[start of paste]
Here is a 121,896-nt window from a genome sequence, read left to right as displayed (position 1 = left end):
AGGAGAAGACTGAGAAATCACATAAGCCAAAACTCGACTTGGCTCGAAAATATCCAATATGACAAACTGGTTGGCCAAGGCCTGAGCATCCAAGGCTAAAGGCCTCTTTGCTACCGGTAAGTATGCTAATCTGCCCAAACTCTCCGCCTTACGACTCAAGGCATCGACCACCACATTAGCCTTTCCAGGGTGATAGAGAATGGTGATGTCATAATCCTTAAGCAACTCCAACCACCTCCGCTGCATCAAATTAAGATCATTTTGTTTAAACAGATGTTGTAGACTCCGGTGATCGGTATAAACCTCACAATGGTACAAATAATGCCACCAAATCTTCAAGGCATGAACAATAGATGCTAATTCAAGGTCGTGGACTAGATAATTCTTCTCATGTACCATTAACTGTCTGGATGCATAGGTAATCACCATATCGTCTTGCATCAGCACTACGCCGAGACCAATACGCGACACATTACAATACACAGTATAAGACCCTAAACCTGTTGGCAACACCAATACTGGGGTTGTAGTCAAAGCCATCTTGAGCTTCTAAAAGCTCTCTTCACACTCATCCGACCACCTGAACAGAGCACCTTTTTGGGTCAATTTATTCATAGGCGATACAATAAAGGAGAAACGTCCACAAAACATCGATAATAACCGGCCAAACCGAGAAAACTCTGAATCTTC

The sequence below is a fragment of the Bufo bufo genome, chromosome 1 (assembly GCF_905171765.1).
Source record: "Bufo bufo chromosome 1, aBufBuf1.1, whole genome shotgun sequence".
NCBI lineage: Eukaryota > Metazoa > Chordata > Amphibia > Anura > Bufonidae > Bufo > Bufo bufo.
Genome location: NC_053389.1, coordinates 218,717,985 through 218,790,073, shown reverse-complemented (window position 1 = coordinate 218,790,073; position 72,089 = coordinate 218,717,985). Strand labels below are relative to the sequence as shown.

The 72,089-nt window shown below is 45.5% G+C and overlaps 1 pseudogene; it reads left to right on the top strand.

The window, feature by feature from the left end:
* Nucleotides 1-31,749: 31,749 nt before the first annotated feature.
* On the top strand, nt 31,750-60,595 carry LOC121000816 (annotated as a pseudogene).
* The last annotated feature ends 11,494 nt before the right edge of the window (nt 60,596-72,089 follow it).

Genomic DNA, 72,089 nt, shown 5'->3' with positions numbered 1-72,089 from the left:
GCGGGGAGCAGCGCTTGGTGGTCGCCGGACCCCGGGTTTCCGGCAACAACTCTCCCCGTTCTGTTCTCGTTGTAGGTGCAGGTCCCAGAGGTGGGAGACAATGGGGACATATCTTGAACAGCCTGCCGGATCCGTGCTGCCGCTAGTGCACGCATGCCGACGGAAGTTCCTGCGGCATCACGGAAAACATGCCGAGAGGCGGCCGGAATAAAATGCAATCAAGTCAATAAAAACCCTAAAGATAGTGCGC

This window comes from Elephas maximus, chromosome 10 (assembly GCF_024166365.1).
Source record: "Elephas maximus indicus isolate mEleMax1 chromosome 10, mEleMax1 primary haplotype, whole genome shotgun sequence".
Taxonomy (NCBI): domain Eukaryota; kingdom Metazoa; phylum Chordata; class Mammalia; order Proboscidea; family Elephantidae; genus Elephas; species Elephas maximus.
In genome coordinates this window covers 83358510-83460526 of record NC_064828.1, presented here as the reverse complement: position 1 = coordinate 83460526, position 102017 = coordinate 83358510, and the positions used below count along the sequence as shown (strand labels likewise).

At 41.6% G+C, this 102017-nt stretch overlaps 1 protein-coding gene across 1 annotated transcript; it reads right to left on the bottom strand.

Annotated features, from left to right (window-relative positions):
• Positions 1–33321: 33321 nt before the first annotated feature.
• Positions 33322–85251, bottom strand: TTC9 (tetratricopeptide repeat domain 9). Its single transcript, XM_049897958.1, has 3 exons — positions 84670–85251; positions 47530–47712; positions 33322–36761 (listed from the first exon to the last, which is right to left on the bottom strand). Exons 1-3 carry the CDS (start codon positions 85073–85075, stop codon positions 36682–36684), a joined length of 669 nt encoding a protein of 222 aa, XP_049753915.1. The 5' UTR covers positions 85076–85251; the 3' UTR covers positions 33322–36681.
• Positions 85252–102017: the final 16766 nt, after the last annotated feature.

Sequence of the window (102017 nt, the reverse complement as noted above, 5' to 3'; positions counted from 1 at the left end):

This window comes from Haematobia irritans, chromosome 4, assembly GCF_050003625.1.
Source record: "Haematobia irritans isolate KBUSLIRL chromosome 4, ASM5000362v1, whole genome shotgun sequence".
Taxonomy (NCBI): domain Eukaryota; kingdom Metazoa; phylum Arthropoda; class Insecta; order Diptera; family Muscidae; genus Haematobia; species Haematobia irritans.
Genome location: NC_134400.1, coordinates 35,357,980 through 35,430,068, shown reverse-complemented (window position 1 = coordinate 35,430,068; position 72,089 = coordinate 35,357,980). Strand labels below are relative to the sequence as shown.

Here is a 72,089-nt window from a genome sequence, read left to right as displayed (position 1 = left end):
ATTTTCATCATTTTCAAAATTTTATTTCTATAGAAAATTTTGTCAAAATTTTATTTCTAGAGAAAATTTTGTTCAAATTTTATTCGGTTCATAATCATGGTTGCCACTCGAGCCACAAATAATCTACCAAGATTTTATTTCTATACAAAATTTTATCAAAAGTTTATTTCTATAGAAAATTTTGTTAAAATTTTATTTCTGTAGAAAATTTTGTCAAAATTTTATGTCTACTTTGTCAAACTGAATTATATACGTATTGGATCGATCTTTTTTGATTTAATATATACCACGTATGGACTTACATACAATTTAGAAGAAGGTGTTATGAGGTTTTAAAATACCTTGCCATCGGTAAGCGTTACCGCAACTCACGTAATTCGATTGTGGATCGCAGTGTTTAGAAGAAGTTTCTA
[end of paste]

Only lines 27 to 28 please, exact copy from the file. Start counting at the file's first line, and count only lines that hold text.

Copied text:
Genome location: NC_134400.1, coordinates 35,357,980 through 35,430,068, shown reverse-complemented (window position 1 = coordinate 35,430,068; position 72,089 = coordinate 35,357,980). Strand labels below are relative to the sequence as shown.

Here is a 72,089-nt window from a genome sequence, read left to right as displayed (position 1 = left end):